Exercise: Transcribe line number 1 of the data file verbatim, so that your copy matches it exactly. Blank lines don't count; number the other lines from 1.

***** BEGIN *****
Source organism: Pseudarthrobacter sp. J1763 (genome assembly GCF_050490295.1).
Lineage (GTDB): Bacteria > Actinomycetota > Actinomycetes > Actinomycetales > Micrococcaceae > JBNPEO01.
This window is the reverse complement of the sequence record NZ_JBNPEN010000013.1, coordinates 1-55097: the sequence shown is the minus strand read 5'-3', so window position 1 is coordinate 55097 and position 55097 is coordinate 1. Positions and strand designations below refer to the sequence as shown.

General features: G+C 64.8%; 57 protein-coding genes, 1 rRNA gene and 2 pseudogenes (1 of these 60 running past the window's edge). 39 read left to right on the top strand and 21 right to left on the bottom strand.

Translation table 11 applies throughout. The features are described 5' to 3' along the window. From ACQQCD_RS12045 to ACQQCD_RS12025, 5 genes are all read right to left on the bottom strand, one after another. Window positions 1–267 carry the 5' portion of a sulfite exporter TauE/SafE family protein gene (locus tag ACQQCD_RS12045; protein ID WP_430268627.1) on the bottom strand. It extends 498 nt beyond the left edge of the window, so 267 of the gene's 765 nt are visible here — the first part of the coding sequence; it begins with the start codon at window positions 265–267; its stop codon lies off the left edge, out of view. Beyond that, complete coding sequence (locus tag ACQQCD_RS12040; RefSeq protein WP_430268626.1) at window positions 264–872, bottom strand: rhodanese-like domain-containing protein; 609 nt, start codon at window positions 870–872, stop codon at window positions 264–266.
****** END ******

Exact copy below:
Source organism: Pseudarthrobacter sp. J1763 (genome assembly GCF_050490295.1).